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Old 04-12-2012, 10:02 AM   #9
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Let’s stay on target..Ford wants to use CF to make vehicles lighter, Yay Ford! 3,000lb Mustang with a turbo V-6, yay Ford! Let’s try not to go into politics with every thread on here.
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Old 04-12-2012, 10:15 AM   #10
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I am all for it 1st code, but I pray that we will not get a 3000 lb mustang that costs 55000 dollars
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Old 04-12-2012, 11:53 AM   #11
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I shudder at the re-cycling prospect of all that carbon fiber at the end of the vehicles life.
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Old 04-12-2012, 02:25 PM   #12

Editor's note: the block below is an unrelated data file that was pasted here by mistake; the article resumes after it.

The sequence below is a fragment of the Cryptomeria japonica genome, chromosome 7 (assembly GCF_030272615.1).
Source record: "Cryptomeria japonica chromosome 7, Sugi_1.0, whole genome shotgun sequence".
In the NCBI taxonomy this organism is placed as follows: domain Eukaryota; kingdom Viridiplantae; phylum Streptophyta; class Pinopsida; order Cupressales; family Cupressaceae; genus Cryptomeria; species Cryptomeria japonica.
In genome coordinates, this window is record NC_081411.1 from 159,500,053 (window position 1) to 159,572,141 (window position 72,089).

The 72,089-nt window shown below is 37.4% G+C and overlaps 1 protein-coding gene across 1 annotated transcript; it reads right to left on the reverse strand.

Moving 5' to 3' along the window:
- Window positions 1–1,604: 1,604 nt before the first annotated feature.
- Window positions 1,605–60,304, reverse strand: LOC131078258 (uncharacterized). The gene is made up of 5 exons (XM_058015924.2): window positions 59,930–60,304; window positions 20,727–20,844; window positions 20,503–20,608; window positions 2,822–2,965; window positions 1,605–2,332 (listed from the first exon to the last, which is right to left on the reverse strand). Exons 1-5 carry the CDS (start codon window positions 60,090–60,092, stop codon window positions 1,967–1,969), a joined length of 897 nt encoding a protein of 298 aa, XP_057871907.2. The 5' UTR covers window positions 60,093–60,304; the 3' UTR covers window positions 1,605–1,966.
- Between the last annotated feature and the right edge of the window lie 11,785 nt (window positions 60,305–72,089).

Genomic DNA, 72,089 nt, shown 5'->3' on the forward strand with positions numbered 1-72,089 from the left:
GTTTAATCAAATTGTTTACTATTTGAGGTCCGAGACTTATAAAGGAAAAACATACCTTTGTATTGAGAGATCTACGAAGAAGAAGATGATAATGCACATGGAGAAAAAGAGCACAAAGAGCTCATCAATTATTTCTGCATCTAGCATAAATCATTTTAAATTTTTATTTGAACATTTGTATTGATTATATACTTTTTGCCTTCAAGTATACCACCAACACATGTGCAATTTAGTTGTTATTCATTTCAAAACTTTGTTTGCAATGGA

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Originally Posted by ping View Post
I shudder at the re-cycling prospect of all that carbon fiber at the end of the vehicles life.
It seems to me that aluminum would not have that problem either, but I guess it doesn't seem snazy enough plus Ford already got paid to investigate aluminum intensive vehicles once so they cannot milk it again.
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Old 04-12-2012, 02:46 PM   #13
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Shed 750 pounds??!!! Really, Ford? Looks like they're going to use plenty of carbon fiber to replace the 750 pounds of weight materials.
I wonder how much the cars is going to cost us. Looks like everyone is downsizing their cars which is good.
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Old 04-12-2012, 02:48 PM   #14
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CF alone won't do that.

Structural changes, feature deletes, less wiring, and perhaps even a base model with less power and thus thinner/smaller components for a lower base weight on the base model.